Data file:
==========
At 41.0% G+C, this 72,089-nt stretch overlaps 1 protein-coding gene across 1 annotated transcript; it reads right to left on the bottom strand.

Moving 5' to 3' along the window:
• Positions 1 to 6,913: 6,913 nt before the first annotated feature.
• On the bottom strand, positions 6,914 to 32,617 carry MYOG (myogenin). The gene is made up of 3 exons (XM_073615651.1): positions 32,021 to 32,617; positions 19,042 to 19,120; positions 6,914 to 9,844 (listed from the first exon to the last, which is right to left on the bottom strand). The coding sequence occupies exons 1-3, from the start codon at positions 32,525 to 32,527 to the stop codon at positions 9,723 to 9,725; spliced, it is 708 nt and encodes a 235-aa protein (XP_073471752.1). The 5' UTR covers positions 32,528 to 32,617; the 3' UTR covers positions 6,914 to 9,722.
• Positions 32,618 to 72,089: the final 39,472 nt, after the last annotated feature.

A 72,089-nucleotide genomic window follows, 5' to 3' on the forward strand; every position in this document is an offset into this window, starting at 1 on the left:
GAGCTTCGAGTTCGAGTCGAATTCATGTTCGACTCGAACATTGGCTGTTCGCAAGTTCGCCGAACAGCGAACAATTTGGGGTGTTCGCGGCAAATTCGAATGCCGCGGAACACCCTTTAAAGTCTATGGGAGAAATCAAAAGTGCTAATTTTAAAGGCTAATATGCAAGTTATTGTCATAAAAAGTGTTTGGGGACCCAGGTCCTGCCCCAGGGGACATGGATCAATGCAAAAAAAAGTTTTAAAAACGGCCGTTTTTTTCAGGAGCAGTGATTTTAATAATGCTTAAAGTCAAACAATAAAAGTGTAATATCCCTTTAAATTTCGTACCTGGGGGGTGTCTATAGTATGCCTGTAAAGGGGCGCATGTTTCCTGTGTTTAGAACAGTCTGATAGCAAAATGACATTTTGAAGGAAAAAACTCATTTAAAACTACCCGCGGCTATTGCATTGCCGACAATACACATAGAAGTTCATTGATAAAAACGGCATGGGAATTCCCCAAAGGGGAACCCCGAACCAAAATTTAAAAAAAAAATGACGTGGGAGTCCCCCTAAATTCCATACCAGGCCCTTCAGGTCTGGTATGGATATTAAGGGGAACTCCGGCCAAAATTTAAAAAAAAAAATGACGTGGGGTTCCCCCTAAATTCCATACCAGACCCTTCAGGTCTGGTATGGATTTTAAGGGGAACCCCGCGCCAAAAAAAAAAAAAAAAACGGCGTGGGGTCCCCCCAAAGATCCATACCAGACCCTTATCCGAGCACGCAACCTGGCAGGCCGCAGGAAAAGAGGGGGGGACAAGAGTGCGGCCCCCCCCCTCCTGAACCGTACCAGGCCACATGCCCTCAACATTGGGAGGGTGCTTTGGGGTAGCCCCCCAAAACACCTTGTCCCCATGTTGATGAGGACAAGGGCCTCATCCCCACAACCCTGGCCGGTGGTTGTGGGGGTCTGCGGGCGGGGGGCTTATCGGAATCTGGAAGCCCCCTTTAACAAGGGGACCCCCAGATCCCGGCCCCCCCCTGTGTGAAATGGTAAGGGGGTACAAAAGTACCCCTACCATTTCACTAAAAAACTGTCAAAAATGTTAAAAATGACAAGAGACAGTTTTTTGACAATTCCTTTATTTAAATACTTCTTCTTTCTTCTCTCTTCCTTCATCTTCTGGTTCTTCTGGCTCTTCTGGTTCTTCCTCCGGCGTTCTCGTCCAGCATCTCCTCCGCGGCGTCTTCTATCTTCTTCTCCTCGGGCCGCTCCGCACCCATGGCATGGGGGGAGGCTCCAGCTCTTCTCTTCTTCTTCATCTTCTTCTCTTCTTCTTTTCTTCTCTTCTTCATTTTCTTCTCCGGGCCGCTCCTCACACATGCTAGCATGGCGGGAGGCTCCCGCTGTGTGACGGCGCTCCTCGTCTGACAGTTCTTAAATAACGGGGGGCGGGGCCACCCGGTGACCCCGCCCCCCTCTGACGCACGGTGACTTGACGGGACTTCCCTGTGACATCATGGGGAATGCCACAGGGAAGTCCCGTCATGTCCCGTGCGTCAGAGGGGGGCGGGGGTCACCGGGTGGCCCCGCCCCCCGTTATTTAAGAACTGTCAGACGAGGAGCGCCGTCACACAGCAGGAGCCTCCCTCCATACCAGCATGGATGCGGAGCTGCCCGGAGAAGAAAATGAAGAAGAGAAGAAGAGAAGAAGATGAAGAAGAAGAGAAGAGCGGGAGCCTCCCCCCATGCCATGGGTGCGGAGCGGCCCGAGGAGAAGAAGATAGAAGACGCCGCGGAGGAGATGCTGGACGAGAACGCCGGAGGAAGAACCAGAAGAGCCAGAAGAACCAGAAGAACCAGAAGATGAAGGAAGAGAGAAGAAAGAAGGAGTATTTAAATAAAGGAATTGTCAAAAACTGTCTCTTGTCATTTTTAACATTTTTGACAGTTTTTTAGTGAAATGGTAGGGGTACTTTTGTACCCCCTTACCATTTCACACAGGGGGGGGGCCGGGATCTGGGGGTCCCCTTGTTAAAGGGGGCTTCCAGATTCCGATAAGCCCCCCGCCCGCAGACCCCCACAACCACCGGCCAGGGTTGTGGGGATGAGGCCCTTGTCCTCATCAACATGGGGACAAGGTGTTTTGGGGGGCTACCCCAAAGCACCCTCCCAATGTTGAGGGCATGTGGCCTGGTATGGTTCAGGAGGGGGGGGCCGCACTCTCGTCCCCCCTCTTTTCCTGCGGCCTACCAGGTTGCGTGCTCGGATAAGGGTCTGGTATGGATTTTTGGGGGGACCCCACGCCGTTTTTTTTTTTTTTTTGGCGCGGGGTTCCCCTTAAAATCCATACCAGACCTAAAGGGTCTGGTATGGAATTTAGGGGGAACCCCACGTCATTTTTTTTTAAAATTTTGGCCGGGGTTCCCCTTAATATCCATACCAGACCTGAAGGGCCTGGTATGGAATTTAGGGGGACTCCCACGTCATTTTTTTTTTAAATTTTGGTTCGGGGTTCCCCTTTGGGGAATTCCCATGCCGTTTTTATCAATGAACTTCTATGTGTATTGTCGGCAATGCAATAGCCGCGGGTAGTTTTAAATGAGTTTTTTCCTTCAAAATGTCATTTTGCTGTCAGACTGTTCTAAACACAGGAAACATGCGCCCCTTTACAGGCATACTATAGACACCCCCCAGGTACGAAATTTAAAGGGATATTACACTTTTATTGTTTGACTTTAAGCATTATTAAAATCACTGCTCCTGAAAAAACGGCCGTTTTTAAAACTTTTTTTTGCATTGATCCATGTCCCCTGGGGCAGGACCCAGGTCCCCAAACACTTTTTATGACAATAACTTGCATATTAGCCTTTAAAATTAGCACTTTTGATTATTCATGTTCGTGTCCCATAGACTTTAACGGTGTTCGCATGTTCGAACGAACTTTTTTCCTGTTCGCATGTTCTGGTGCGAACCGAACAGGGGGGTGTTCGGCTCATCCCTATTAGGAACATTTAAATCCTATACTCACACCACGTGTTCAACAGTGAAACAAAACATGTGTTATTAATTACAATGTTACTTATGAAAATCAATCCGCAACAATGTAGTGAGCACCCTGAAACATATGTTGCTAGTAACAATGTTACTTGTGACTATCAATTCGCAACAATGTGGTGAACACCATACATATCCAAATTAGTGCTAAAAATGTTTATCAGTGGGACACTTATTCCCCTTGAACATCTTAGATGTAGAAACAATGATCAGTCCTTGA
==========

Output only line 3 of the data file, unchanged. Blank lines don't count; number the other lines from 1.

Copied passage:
• Positions 1 to 6,913: 6,913 nt before the first annotated feature.